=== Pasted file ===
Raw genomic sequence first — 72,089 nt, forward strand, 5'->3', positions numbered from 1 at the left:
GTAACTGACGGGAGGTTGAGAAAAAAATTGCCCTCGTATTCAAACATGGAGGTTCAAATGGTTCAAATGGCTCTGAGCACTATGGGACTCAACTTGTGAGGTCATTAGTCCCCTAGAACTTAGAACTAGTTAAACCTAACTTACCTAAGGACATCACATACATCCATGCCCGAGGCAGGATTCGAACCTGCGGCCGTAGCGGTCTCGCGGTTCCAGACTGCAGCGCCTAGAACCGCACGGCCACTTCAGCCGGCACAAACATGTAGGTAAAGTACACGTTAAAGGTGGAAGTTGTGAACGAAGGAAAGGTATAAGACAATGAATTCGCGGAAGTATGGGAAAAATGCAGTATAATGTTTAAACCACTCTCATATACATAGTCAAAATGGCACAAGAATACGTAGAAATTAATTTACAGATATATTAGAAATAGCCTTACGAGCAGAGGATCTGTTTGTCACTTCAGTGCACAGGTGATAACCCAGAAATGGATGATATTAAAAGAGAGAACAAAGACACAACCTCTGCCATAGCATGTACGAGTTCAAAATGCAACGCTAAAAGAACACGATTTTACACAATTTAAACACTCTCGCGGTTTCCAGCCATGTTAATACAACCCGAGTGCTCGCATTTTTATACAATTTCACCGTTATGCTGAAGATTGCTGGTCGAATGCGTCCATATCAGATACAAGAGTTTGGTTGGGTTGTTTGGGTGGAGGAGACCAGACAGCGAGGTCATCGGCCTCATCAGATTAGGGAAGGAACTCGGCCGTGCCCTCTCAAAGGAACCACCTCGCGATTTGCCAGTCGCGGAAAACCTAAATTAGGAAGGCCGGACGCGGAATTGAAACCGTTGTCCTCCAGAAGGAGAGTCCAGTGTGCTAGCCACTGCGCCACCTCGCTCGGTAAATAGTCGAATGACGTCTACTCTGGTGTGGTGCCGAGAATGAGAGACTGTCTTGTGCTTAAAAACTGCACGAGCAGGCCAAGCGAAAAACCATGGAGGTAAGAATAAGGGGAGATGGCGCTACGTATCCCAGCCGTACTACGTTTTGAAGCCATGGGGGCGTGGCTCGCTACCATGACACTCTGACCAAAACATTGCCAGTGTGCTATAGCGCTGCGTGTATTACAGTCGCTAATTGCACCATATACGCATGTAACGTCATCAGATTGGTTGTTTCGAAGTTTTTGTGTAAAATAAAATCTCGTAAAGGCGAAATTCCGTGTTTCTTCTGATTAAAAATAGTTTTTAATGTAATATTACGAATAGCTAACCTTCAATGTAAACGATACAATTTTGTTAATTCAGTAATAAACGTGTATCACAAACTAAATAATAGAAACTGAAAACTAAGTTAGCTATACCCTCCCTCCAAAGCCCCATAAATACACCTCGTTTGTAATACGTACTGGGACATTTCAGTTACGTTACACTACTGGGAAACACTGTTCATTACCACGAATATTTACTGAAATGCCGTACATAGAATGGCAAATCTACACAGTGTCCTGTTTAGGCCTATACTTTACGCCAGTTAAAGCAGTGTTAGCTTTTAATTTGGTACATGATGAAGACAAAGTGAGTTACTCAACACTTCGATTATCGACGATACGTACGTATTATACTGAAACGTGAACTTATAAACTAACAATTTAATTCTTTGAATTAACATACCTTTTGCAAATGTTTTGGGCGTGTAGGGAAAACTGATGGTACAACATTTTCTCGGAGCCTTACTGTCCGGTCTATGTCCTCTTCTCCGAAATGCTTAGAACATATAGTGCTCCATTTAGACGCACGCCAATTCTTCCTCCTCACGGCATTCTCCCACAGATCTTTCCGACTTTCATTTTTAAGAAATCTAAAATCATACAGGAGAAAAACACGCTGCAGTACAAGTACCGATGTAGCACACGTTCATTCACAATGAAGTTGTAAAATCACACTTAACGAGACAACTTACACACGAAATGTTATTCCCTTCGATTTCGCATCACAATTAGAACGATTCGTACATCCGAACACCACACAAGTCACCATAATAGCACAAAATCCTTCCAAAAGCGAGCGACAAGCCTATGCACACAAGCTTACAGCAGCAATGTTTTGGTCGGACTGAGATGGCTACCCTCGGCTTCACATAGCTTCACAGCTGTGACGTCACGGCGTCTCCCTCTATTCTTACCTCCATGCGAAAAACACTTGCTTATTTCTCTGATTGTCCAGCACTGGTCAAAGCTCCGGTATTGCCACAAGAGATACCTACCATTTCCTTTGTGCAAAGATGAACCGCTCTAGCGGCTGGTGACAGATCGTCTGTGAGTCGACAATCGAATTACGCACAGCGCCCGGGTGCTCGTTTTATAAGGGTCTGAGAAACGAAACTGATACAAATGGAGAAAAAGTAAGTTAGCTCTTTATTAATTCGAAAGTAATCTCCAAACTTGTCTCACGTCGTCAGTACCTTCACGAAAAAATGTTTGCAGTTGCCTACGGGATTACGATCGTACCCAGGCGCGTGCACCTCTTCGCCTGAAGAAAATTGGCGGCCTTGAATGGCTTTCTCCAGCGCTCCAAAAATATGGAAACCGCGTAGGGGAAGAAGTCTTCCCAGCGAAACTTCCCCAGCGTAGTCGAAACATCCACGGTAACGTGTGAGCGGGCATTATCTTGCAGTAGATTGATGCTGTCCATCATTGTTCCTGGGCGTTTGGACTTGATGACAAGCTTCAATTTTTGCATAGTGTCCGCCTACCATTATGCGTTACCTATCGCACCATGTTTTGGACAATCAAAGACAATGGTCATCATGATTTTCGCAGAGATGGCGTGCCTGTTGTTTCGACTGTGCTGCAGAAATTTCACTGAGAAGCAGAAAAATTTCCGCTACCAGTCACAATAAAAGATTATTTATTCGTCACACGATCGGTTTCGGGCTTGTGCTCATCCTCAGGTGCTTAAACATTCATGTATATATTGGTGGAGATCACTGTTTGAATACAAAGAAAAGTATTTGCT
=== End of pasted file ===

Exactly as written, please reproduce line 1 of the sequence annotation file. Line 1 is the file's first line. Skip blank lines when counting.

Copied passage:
Raw genomic sequence first — 72,089 nt, forward strand, 5'->3', positions numbered from 1 at the left: